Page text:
What will I be expected to read on this module?

All modules at Northumbria include a range of reading materials that students are expected to engage with. The reading list for this module can be found at: http://readinglists.northumbria.ac.uk
(Reading List service online guide for academic staff this containing contact details for the Reading List team – http://library.northumbria.ac.uk/readinglists)

What will I be expected to achieve?

Knowledge & Understanding:

MLO1. Effectively source, evaluate and apply design thinking and knowledge towards resolution of an authentic design problem.

MLO2. Critically evaluate multiple sources of regulatory, technological and environmental data towards professionally justified applications.

Intellectual / Professional skills & abilities:

MLO3. Demonstrate professional judgement in the resolution of conflicting and contradictory demands in professional practice.

MLO4: Express autonomous skills of reflective practice and professional judgement in a professional context

Personal Values Attributes (Global / Cultural awareness, Ethics, Curiosity) (PVA):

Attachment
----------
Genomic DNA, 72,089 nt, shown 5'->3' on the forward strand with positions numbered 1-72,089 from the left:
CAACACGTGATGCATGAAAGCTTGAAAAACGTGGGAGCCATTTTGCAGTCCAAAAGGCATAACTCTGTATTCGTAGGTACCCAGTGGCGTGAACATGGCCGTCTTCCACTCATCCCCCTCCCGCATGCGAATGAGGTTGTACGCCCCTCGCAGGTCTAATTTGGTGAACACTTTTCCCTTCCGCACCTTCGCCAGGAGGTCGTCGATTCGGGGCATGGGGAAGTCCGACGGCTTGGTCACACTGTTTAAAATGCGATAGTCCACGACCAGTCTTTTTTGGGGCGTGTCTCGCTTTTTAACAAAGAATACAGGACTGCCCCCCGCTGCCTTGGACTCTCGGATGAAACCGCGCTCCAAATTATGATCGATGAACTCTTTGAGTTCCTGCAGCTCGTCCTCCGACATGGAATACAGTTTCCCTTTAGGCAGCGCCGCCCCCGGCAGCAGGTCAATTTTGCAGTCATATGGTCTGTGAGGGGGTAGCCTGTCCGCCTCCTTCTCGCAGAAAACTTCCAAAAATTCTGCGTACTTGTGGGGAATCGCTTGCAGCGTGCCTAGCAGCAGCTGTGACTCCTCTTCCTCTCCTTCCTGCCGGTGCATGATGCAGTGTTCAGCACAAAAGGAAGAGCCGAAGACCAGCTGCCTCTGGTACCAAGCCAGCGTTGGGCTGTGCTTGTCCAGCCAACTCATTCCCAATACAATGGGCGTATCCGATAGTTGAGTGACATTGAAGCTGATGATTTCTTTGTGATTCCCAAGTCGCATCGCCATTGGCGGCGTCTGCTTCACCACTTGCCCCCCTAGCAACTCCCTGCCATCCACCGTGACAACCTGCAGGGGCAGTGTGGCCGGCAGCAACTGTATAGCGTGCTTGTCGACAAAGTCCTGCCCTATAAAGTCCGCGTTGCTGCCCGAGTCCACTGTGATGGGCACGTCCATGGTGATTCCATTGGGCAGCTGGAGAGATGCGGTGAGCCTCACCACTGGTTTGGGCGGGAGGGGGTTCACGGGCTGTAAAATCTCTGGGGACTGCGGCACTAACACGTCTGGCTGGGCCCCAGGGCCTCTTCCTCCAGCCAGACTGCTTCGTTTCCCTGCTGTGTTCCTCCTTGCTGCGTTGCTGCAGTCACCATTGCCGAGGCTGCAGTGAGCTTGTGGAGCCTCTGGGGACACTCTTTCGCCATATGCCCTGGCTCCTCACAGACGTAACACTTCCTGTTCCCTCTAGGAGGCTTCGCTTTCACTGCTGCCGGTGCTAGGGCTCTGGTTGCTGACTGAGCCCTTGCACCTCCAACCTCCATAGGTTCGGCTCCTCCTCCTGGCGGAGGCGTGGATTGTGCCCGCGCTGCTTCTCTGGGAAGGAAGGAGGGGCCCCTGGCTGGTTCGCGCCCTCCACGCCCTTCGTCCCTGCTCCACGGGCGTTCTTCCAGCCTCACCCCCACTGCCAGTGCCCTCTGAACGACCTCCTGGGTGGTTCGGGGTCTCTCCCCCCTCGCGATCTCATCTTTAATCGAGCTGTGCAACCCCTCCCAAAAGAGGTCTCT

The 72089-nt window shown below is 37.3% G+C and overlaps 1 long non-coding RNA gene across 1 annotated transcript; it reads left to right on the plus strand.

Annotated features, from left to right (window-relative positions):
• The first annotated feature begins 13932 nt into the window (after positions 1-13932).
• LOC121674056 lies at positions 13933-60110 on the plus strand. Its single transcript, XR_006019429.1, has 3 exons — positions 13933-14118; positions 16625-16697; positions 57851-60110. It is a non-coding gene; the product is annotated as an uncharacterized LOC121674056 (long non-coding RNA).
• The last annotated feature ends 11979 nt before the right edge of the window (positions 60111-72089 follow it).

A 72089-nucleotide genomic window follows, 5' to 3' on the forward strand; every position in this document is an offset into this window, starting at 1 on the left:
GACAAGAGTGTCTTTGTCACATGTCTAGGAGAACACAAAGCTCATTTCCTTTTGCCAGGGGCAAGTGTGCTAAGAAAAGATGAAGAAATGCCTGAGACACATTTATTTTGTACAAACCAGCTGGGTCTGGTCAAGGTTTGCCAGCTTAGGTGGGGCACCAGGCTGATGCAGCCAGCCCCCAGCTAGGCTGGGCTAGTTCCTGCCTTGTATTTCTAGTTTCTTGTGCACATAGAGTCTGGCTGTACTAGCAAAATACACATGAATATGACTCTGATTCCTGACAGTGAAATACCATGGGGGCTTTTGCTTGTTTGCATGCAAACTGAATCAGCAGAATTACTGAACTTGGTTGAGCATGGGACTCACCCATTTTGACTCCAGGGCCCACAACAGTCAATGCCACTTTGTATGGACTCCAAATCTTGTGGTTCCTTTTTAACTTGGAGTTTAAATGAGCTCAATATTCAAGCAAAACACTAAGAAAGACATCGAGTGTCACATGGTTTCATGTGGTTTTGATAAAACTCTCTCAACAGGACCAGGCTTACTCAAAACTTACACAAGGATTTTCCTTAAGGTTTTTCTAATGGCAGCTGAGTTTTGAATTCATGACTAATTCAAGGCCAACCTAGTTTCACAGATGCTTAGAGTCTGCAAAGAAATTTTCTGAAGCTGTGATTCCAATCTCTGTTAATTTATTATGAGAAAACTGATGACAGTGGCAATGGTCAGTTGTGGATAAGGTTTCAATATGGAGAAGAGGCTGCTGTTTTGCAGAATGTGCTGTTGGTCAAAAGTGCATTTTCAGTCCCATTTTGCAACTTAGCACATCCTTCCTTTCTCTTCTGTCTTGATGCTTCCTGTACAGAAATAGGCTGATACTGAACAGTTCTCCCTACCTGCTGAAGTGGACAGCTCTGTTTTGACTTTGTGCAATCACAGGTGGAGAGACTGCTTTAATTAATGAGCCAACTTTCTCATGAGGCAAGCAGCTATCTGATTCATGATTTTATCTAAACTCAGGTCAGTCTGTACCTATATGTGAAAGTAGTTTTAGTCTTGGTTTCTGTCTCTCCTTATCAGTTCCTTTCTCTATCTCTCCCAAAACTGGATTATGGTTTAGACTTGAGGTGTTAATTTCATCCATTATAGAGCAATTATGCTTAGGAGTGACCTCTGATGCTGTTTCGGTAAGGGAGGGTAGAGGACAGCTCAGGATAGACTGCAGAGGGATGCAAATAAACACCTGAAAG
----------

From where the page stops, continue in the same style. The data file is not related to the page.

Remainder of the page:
MLO4. Evidence a personal and professional engagement with ethical, social and sustainable practice in the field of architecture

How will I be assessed?

a. Summative assessment for tasks

The end-point assessment will be assessed in two distinct parts:

Part A : Case Study Report + Design Challenge.. (MLOs 1, 2, 3). Production of a reflective case study report on an appropriate practice-based design challenge that demonstrates professional knowledge, skills and behaviours (3000 word equivalence)

Part B: Professional Interview + Career Appraisal : A reflective self-appraisal of professional and academic learning to date, including identification of areas of strengths and weaknesses (MLOs 1, 2, 4 and 5).

Formative feedback opportunities will be enabled through individual tutorials, however, the practice-based nature of the end point assessment demands that informal and formal feedback mechanisms within the office are employed extensively

Pre-requisite(s)

None

Co-requisite(s)

None

Module abstract